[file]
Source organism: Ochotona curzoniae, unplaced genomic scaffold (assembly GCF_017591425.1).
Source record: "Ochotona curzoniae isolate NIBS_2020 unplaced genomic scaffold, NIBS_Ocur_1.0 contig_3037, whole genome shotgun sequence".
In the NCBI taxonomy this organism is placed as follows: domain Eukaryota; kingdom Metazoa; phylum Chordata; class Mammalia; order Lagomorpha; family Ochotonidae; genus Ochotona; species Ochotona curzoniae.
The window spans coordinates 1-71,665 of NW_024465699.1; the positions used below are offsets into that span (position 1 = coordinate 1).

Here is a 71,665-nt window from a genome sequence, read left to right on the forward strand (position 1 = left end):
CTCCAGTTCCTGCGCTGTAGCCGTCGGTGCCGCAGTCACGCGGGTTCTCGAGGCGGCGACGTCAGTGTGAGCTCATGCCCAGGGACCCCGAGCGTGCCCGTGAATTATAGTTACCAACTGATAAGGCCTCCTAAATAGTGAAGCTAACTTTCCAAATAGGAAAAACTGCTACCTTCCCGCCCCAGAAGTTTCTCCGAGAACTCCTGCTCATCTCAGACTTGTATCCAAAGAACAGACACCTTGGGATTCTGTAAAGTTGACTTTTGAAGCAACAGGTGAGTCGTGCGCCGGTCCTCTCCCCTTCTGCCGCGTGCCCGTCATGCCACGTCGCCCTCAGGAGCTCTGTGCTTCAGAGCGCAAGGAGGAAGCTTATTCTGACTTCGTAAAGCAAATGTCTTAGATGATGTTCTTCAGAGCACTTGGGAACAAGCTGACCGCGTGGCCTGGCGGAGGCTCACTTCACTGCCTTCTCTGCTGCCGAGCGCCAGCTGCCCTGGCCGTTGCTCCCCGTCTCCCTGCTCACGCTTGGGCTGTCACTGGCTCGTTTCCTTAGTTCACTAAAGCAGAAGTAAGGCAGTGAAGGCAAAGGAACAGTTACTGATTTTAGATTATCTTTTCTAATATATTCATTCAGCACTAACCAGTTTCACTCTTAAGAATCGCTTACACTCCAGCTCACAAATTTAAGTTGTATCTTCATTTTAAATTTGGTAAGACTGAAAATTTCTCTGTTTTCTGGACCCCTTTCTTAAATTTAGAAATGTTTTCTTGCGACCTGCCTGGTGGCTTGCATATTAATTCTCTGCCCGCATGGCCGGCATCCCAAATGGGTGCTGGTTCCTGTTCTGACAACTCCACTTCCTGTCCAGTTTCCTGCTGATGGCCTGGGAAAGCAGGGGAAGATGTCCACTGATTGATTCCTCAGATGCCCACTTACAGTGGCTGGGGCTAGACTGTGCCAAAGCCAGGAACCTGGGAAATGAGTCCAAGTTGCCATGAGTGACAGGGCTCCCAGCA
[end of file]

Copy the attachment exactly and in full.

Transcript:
Source organism: Ochotona curzoniae, unplaced genomic scaffold (assembly GCF_017591425.1).
Source record: "Ochotona curzoniae isolate NIBS_2020 unplaced genomic scaffold, NIBS_Ocur_1.0 contig_3037, whole genome shotgun sequence".
In the NCBI taxonomy this organism is placed as follows: domain Eukaryota; kingdom Metazoa; phylum Chordata; class Mammalia; order Lagomorpha; family Ochotonidae; genus Ochotona; species Ochotona curzoniae.
The window spans coordinates 1-71,665 of NW_024465699.1; the positions used below are offsets into that span (position 1 = coordinate 1).

Here is a 71,665-nt window from a genome sequence, read left to right on the forward strand (position 1 = left end):
CTCCAGTTCCTGCGCTGTAGCCGTCGGTGCCGCAGTCACGCGGGTTCTCGAGGCGGCGACGTCAGTGTGAGCTCATGCCCAGGGACCCCGAGCGTGCCCGTGAATTATAGTTACCAACTGATAAGGCCTCCTAAATAGTGAAGCTAACTTTCCAAATAGGAAAAACTGCTACCTTCCCGCCCCAGAAGTTTCTCCGAGAACTCCTGCTCATCTCAGACTTGTATCCAAAGAACAGACACCTTGGGATTCTGTAAAGTTGACTTTTGAAGCAACAGGTGAGTCGTGCGCCGGTCCTCTCCCCTTCTGCCGCGTGCCCGTCATGCCACGTCGCCCTCAGGAGCTCTGTGCTTCAGAGCGCAAGGAGGAAGCTTATTCTGACTTCGTAAAGCAAATGTCTTAGATGATGTTCTTCAGAGCACTTGGGAACAAGCTGACCGCGTGGCCTGGCGGAGGCTCACTTCACTGCCTTCTCTGCTGCCGAGCGCCAGCTGCCCTGGCCGTTGCTCCCCGTCTCCCTGCTCACGCTTGGGCTGTCACTGGCTCGTTTCCTTAGTTCACTAAAGCAGAAGTAAGGCAGTGAAGGCAAAGGAACAGTTACTGATTTTAGATTATCTTTTCTAATATATTCATTCAGCACTAACCAGTTTCACTCTTAAGAATCGCTTACACTCCAGCTCACAAATTTAAGTTGTATCTTCATTTTAAATTTGGTAAGACTGAAAATTTCTCTGTTTTCTGGACCCCTTTCTTAAATTTAGAAATGTTTTCTTGCGACCTGCCTGGTGGCTTGCATATTAATTCTCTGCCCGCATGGCCGGCATCCCAAATGGGTGCTGGTTCCTGTTCTGACAACTCCACTTCCTGTCCAGTTTCCTGCTGATGGCCTGGGAAAGCAGGGGAAGATGTCCACTGATTGATTCCTCAGATGCCCACTTACAGTGGCTGGGGCTAGACTGTGCCAAAGCCAGGAACCTGGGAAATGAGTCCAAGTTGCCATGAGTGACAGGGCTCCCAGCA